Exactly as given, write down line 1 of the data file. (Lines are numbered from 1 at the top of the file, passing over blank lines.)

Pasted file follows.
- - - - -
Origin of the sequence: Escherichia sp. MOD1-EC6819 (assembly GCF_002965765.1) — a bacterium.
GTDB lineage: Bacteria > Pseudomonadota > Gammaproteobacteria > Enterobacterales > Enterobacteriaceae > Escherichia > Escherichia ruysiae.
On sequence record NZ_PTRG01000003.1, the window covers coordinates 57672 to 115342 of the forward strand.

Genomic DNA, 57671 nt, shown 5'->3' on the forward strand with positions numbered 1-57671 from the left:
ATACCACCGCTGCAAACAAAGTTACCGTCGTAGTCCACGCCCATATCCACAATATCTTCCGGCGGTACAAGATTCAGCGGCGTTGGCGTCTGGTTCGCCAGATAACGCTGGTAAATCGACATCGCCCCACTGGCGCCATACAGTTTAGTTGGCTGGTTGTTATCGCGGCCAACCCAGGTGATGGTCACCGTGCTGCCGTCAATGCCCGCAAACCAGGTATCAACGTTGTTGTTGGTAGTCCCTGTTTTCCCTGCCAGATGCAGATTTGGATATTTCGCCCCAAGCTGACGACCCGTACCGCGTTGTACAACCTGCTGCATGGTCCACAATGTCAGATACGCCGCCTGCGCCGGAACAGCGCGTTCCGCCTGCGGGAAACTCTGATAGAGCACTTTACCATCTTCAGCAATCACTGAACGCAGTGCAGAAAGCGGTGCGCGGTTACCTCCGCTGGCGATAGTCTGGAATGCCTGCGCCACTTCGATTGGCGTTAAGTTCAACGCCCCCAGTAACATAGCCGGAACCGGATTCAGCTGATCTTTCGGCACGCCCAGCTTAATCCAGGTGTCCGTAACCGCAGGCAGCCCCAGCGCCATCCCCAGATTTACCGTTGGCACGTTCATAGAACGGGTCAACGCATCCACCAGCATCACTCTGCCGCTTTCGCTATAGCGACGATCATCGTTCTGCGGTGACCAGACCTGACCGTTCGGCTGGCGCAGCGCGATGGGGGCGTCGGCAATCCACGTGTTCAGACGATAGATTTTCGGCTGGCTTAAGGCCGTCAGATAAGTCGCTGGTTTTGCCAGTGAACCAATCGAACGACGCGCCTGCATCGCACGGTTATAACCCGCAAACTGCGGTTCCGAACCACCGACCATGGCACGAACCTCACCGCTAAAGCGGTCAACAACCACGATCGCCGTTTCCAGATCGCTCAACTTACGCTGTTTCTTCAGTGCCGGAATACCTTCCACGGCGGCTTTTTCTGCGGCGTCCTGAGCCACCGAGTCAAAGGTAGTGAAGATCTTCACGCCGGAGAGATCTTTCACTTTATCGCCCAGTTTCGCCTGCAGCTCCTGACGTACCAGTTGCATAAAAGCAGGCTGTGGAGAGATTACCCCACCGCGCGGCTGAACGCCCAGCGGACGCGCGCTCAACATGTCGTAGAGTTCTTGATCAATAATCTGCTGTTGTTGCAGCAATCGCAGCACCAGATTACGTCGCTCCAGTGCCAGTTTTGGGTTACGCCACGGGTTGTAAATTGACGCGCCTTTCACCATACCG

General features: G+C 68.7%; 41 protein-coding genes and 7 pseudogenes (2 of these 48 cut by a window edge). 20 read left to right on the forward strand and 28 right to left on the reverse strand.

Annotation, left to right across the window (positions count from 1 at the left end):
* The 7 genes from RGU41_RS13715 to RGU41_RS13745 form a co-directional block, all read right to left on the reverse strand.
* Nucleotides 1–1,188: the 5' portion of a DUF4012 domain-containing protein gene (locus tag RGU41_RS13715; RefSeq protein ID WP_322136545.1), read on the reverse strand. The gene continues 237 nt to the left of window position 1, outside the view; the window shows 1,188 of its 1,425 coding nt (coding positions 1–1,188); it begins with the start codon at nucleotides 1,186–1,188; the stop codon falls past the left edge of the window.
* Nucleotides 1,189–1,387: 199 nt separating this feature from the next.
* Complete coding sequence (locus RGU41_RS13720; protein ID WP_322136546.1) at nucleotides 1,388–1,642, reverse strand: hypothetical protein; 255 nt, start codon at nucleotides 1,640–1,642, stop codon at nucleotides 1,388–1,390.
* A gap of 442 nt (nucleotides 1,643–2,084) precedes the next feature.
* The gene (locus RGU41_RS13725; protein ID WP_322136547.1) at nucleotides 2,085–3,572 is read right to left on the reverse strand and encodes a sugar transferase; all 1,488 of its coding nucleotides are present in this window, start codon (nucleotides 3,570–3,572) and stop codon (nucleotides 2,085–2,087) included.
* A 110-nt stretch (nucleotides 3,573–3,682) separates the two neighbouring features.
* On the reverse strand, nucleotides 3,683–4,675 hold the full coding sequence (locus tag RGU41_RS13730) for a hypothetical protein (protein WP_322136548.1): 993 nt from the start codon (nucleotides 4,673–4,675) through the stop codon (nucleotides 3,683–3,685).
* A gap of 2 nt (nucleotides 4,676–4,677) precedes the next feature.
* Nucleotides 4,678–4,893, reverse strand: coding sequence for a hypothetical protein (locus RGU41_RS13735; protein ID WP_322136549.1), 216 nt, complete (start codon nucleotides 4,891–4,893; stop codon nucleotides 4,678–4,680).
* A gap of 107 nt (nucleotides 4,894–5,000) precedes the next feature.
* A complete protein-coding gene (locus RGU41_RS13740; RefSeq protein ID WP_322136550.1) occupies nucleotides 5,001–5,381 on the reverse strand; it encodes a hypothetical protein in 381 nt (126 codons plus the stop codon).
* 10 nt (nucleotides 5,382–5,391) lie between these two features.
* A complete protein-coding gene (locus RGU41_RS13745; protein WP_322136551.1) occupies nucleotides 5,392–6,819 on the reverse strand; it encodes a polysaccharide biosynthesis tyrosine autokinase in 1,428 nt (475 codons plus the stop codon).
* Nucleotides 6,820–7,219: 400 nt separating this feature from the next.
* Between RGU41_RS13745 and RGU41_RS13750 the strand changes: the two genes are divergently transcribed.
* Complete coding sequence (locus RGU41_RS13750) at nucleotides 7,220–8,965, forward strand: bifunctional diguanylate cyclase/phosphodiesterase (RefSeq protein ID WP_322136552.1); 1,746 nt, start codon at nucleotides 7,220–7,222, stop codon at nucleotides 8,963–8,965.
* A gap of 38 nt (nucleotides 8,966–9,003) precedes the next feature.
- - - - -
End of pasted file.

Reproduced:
Origin of the sequence: Escherichia sp. MOD1-EC6819 (assembly GCF_002965765.1) — a bacterium.